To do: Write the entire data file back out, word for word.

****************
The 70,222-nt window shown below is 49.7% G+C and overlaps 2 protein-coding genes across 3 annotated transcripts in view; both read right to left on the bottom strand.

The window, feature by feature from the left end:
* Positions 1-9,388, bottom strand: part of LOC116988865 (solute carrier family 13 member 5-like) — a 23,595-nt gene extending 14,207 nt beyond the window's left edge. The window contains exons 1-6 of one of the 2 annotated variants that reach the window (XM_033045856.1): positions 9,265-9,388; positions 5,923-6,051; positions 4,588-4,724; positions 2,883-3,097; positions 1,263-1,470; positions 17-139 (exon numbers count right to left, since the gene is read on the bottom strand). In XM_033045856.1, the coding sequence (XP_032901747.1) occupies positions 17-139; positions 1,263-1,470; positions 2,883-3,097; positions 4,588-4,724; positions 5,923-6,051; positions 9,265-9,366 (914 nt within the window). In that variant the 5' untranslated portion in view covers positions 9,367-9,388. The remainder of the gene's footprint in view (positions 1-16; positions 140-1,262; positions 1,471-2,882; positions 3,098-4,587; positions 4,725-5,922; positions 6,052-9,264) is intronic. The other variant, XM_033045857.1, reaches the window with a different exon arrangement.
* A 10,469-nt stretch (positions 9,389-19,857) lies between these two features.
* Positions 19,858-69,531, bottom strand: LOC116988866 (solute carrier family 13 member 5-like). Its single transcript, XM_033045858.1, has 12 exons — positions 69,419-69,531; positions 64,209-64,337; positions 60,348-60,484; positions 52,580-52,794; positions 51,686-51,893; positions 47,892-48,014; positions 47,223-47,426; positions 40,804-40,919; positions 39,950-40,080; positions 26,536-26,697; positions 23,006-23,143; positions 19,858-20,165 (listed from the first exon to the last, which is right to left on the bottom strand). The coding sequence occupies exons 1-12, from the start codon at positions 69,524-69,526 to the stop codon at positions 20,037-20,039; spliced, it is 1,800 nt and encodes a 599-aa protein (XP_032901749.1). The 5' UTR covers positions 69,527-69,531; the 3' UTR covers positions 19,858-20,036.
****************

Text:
The 70,222-nt window shown below is 49.7% G+C and overlaps 2 protein-coding genes across 3 annotated transcripts in view; both read right to left on the bottom strand.

The window, feature by feature from the left end:
* Positions 1-9,388, bottom strand: part of LOC116988865 (solute carrier family 13 member 5-like) — a 23,595-nt gene extending 14,207 nt beyond the window's left edge. The window contains exons 1-6 of one of the 2 annotated variants that reach the window (XM_033045856.1): positions 9,265-9,388; positions 5,923-6,051; positions 4,588-4,724; positions 2,883-3,097; positions 1,263-1,470; positions 17-139 (exon numbers count right to left, since the gene is read on the bottom strand). In XM_033045856.1, the coding sequence (XP_032901747.1) occupies positions 17-139; positions 1,263-1,470; positions 2,883-3,097; positions 4,588-4,724; positions 5,923-6,051; positions 9,265-9,366 (914 nt within the window). In that variant the 5' untranslated portion in view covers positions 9,367-9,388. The remainder of the gene's footprint in view (positions 1-16; positions 140-1,262; positions 1,471-2,882; positions 3,098-4,587; positions 4,725-5,922; positions 6,052-9,264) is intronic. The other variant, XM_033045857.1, reaches the window with a different exon arrangement.
* A 10,469-nt stretch (positions 9,389-19,857) lies between these two features.
* Positions 19,858-69,531, bottom strand: LOC116988866 (solute carrier family 13 member 5-like). Its single transcript, XM_033045858.1, has 12 exons — positions 69,419-69,531; positions 64,209-64,337; positions 60,348-60,484; positions 52,580-52,794; positions 51,686-51,893; positions 47,892-48,014; positions 47,223-47,426; positions 40,804-40,919; positions 39,950-40,080; positions 26,536-26,697; positions 23,006-23,143; positions 19,858-20,165 (listed from the first exon to the last, which is right to left on the bottom strand). The coding sequence occupies exons 1-12, from the start codon at positions 69,524-69,526 to the stop codon at positions 20,037-20,039; spliced, it is 1,800 nt and encodes a 599-aa protein (XP_032901749.1). The 5' UTR covers positions 69,527-69,531; the 3' UTR covers positions 19,858-20,036.